By: Lindsey Wainwright

Superchief Contributer

Photo credit to Occupy Hartford media

 

DEAR SUPERCHIEF,

I was arrested on April 20th, 2012 following an Occupy Hartford street theater action called “Clean the Banks.” We dressed up and brought cleaning supplies to Bank of America and Wells Fargo at State House Plaza, handing out pamphlets along the way. The goal was to spread awareness about these banks’ corruption, greed and bailout participation. We were asked by security to leave each bank, and so we did.

The arrest took place Main Street in Downtown Hartford, CT. We were about 3 blocks away from the site of the action. At the time we had finished and were walking back to our meeting point before dispersing. At the time of my arrest, I was dressed as a French maid. I was holding a digital camera in one hand and a feather duster in the other. I was the only person filming when the police approached us. I was also the only person arrested

As I was arrested, the police officer did not specify what I was being charged with. After I was arrested, I waited alone in the car for about 15 minutes. Then the officers opened the car door to ask me if I was wearing underwear. Apparently one of the security guards from the bank had been screaming about being able to see my vagina, which would have been odd, as I was wearing full tights and boy shorts. The police then asked me an array of other questions, which I refused to answer, about Occupy Hartford and about the action itself.

On the way to the station, my arresting officer pulled over and asked me for my personal information so that he could fill out my arrest form. He then told me that I would be released with a PTA (promise to appear). Once we got to the station, however, the desk sergeant decided that I should be held on $5000 bail. At this point, I was finally told what I had been charged with: disorderly conduct and (retroactive) trespassing. I was also told that the bail commissioner would be stopping by around 5 or 6 if I wanted to discuss overturning the bail. I used a phone call to talk to my Occupy Hartford friends, and we decided to wait until 6 to see if I could talk to the bail commissioner. Otherwise they would bail me out.

I waited in a cell at Jennings Road for about 5 hours. I had a cellmate for the first hour, a really cool Puerto Rican chick who had been taken in on what seemed like a bogus domestic violence charge (she had been defending herself against her 16 year-old brother, a 6’2” kid, and had been arrested for assaulting a minor). We spent a good amount of time joking about the “hardened criminals” the “courageous” Hartford police were arresting today. Her whole family, including her little boy, eventually came to bail her out; we could hear them partying in the waiting room.

After that I was moved to a cell with a toilet so I could use the bathroom if I wanted. However, there was a surveillance camera pointed directly at the toilet, so I held it. I tried to sleep in the cell, but I couldn’t. Eventually I decided to occupy my time by loudly singing whatever songs I could remember: mostly old jazz tunes, Irish prison songs and French ballads.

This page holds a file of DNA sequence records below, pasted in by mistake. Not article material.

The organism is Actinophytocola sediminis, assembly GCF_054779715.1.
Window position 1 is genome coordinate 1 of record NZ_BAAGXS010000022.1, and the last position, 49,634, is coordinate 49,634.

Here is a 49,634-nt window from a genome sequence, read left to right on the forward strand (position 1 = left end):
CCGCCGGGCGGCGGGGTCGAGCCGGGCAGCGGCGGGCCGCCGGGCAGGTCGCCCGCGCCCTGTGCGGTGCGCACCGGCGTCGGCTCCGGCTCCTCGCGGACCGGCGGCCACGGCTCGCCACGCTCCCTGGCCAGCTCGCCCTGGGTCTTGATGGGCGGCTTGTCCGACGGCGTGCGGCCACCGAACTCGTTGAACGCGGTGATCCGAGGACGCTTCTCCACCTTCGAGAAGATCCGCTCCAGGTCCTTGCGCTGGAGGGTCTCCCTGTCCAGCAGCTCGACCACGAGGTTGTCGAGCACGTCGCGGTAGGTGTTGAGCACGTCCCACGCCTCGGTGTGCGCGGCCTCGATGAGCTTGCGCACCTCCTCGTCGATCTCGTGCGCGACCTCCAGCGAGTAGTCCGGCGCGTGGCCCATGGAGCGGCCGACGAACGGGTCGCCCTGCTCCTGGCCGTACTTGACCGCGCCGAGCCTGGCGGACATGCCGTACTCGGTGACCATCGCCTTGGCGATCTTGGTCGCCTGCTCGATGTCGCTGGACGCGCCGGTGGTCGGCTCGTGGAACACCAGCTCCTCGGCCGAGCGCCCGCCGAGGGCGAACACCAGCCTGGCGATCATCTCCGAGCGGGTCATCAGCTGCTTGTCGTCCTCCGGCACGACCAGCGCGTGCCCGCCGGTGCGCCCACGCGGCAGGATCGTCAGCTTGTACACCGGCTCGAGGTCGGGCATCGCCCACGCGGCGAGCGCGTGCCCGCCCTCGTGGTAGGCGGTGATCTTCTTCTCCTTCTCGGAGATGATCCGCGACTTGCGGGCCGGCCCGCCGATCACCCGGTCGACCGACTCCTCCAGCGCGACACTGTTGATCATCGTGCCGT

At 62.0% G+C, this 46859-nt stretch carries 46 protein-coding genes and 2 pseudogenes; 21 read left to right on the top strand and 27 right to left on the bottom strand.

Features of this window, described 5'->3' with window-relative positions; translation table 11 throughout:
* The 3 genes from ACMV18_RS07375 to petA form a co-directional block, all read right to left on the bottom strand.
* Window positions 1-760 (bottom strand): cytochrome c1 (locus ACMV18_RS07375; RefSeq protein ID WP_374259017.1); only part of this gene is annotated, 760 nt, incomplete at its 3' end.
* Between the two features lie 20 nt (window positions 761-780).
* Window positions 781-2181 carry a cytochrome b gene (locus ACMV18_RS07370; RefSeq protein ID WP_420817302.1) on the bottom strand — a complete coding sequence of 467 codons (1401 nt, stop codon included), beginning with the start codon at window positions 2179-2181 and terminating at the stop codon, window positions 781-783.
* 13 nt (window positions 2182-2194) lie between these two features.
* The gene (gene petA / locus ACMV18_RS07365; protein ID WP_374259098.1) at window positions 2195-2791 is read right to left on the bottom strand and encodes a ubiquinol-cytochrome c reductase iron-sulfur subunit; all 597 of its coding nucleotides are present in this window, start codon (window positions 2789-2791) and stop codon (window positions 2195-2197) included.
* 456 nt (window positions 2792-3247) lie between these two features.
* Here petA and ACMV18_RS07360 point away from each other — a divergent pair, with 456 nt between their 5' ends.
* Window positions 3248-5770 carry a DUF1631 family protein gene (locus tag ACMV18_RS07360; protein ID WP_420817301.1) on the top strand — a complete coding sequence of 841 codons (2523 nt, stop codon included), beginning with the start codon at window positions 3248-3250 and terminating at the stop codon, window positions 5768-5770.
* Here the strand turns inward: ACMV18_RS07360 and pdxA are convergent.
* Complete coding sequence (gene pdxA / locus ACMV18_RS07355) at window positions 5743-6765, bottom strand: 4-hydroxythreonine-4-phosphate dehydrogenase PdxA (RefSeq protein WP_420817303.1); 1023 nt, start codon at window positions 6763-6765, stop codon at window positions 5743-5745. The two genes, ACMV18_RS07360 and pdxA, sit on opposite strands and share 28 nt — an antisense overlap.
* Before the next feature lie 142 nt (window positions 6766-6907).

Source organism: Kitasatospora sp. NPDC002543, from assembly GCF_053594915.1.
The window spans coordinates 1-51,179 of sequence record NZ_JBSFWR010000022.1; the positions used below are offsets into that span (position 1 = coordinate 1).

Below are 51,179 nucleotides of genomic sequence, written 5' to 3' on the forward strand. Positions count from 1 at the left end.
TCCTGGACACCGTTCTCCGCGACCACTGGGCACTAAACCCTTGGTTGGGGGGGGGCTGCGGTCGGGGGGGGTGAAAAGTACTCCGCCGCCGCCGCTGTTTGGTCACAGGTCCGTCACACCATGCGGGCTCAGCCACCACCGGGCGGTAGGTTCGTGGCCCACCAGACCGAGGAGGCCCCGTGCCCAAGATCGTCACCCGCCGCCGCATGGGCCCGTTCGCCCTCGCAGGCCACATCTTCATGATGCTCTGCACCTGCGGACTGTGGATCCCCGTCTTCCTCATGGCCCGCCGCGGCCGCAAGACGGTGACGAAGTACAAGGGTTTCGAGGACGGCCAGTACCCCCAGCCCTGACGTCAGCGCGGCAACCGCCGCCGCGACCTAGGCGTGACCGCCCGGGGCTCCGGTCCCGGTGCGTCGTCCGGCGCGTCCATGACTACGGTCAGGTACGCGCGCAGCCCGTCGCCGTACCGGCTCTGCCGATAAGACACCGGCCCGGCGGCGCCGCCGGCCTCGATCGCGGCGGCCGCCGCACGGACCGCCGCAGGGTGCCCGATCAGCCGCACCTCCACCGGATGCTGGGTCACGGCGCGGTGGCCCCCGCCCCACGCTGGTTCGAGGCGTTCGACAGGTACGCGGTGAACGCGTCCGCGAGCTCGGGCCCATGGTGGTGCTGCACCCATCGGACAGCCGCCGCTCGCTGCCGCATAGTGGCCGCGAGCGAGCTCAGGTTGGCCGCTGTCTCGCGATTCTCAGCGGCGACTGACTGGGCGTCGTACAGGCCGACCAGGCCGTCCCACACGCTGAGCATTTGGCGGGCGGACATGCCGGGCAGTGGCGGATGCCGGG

Around 6:30 pm the bail commissioner still hadn’t shown up. The police came to my cell and escorted me through the station. They sat me down next to a woman who was on serious drugs and put ankle shackles and handcuffs on both of us. Then they loaded us into the paddy wagon and transported us to holding on Lafayette Street. A word of advice – if you ever have to climb into a paddy wagon in ankle shackles, try NOT to be wearing stilettos.

In holding they left the shackles on us. They gave us food with absolutely no nutritional value, nasty bologna sandwiches on white bread and boxes of “orange drink.” I offered mine to my cellmate. She ate everything ravenously. She was trembling all over. Soon after, they took her to the hospital, and I was alone again. I rested and sang some more. Then, around 9:30 pm, I was put back in the paddy wagon and driven back to Jennings Road, where I was released. Around 10:15 pm, still in my french maid costume, I walked out of the police station. A bail bondsman was waiting out front to drive me back to my Occupy Hartford friends, who had posted bail. Thus ended my 9 hours in jail for recording in public.

Last week I went to community court and refused to take community service on the basis that I am not guilty of either of these charges. My case is being sent to trial by jury. The pretrial will take place on May 22nd at 9 am at 80 Washington Street in Hartford, CT. Witnesses who were involved in the action will be called to testify on my behalf. Their presence is especially important considering that my arresting officer lied in his report, claiming that I resisted arrest.

After the officer forcefully grabbed my camera from my hands, he left it on in his pocket as he arrested me. So here is a video of the events leading up to my arrest. This is what a police state looks like:

I maintain that I was wrongfully arrested. Nobody should be arrested for filming in public.

Resources:

The Right to Record
Your Right of Defense Against Unlawful Arrest
7 Rules for Recording Police
Occupy Hartford: Clean the Banks!

Que la lutte continue avec rage et joie!

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